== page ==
Frequency-Elastic Operations of Sucker Rod Pumps
Research output: Research › Master's Thesis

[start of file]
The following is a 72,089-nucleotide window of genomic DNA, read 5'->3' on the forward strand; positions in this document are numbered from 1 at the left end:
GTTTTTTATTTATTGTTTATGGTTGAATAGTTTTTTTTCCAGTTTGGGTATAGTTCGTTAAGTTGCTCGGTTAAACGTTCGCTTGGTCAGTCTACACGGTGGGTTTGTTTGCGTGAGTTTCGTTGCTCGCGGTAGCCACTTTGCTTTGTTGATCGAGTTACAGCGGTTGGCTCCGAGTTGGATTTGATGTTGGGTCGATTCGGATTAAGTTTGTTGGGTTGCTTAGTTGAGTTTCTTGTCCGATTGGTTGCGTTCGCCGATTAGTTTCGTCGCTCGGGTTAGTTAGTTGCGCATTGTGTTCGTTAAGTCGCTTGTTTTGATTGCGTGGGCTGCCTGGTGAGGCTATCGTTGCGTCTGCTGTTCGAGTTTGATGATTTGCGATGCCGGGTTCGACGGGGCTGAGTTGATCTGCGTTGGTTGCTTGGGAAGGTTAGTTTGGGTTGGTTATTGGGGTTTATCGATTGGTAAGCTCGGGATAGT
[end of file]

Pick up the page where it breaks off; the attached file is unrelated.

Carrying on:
The large amount of energy losses along the system of a sucker rod pump is one of the key disadvantages of this artificial lift method, which dictates the energy consumption and drives up operational expenditures for oil producing companies. Therefore, this thesis will give a thorough investigation on the operation and performance of a sucker rod pump. Based on the distribution of polished rod loads and energy consumption, an optimized process is developed that alters the drive speed within each stroke to increase the energy efficiency of the system. The velocity profile is designed with harmonic functions and its implementation requires the installation of a VSD controller. This thesis shows that this method is technically feasible for low to intermediate pumping speeds and leads to several improvements of the sucker rod pumping system. Conventional and optimized operations are simulated and compared with one another, in regards to different pumping speeds, counterweight settings and motor setups. Considering a sample well with an average pumping speed of 5 spm, the peak polished rod loads can be reduced by 2 % and the energy consumption by up to 37 %. This raises the overall efficiency of the system from 24 % to 38 %. Moreover, the loading of the gear reducer and electric prime mover is decreased by up to 23 %. In addition, this thesis will analyse current start-up procedures of sucker rod pumps that are carried out at the beginning of operations or after a well intervention. In virtue of operational and fluid data, an enhanced method is provided, implying a VSD controlled start-up ramp of the pumping speed, to reduce the risks of sand production and immediate equipment failure further.